One is that you already have your own big dream to go after. Then, why would you waste time scrolling through others’? You can just do it for fun and/or for interacting and even cooperating with others, all of that. But I suspect that it is not so useful for inspiration because you have that passion and spark inside of you. So this dream scrolling can only distract you from your own path.

The second option is that you are still awaiting your own dream or cause of vision. Then, how can dream scrolling help you learn what is yours to do in this world? This is the group of people that should watch out not to loose itself in the dream feed and the group that I am talking to today.

A possible third option would be that you don’t care about big dreams, in which case dream scrolling wouldn’t have such a big impact on you personally (and you likely won’t do it like I described!). You do your thing, undisturbed by the idealists in the world doing their things.

So if you are in the second group and are awaiting or searching for your dream, please be aware of what this social media feed can do to you and think of how you can use it in your favor. Here I am not offering solutions, but I do want to encourage you to find your own way with it. That is, if it interests you and if you haven’t already! And if you have, please share your findings and ways with me in the comments to get the conversation going.

Awareness is key

To me, this ‘dream scrolling’ is pretty confusing and it can lead me astray from my own path. I would say that awareness of it all is key to not get negatively influenced through comparison to ideals for example. I am also very selective in whom I follow and whom I don’t. If it doesn’t help me anymore, I unfollow. (I’m really harsh.)

I actually think that I would prefer a wholly different layout or mechanism than the ones we know of social media today. I would prefer something that is more quiet, where frequency of posting doesn’t count as much. For example, in the beginning of the year I had a deliberate 10-day break from Instagam and it wat glorious. It helped me get back to myself.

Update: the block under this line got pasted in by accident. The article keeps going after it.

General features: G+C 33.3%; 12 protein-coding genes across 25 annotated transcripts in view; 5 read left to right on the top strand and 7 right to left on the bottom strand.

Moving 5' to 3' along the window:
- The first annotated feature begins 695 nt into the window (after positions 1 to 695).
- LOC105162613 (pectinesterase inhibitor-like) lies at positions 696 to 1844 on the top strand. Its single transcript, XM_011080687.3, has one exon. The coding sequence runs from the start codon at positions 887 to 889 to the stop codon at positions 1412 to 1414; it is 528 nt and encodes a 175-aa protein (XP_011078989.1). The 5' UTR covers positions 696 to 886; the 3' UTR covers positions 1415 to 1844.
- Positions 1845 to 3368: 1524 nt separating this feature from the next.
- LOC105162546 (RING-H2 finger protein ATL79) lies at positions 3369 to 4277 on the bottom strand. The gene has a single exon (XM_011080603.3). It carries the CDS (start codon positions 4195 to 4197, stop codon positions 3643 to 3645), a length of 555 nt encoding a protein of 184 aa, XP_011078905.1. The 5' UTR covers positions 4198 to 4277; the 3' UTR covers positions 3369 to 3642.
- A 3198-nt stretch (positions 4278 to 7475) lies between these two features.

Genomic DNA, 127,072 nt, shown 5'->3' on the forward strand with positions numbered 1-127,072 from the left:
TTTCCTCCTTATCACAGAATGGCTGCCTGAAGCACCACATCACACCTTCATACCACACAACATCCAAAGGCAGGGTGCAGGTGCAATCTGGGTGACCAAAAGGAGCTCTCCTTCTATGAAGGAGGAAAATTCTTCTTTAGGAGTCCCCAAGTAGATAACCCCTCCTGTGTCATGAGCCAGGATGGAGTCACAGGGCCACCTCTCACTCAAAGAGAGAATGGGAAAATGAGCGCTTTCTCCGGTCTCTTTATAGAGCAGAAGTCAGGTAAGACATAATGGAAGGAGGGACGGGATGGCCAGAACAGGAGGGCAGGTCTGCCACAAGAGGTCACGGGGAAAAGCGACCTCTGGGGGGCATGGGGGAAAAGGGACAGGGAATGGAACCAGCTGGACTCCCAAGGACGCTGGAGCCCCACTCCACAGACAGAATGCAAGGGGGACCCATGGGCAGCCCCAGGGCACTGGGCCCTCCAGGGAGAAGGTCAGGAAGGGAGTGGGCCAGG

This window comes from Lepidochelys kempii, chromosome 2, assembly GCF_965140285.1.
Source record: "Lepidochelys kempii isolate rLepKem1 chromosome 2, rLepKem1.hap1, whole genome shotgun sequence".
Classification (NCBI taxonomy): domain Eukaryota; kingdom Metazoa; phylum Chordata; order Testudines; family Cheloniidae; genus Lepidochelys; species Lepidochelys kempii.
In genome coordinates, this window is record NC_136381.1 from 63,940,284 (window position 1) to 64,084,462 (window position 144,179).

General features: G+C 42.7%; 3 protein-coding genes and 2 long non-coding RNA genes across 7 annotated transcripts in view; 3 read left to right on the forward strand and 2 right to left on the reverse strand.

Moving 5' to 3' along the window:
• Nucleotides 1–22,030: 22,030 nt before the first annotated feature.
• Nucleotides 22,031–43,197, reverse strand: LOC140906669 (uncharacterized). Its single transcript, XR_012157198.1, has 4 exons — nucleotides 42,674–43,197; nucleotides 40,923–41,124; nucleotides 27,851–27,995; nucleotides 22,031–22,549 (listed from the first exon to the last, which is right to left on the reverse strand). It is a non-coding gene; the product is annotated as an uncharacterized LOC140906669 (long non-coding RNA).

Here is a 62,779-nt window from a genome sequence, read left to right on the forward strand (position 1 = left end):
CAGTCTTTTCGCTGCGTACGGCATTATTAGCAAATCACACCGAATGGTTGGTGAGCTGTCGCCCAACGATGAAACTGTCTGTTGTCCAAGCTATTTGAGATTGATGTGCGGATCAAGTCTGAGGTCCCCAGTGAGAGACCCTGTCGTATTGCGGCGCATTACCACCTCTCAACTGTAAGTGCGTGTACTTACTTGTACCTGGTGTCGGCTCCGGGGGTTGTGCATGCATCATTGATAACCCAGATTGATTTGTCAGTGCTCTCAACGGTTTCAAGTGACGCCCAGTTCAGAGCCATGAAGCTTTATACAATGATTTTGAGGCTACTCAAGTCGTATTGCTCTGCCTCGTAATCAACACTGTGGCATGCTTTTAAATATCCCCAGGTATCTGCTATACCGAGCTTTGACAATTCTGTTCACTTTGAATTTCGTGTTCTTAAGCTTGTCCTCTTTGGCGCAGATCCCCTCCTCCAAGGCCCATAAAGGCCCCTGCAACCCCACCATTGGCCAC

So I would actually prefer something more similar to decent websites, blogs or journalism (what a surprise! 😉 ). And I would want other ways in which we can create communities or the sense of community, outside of the rat race of social media. You may read more about my social media (rants and) wants here.

How about you?

So this was my assessment of today of how I am impacted by the socials!

And I am very curious: how about you? Do you recognize what I am writing about? Or are you cool and content and not bothered at all? I’d be happy to hear about your experience in a comment! Let’s talk about what’s happening underneath so we can connect on a deeper level.

Also, you may like to check out my previous post about social media in which I compare these platforms to parasites (and you yourself to a marketing machine!), if you haven’t already. 🙂

Photos by Ekaterina Belinskaya, Craig Adderley and Egor Kamelev from Pexels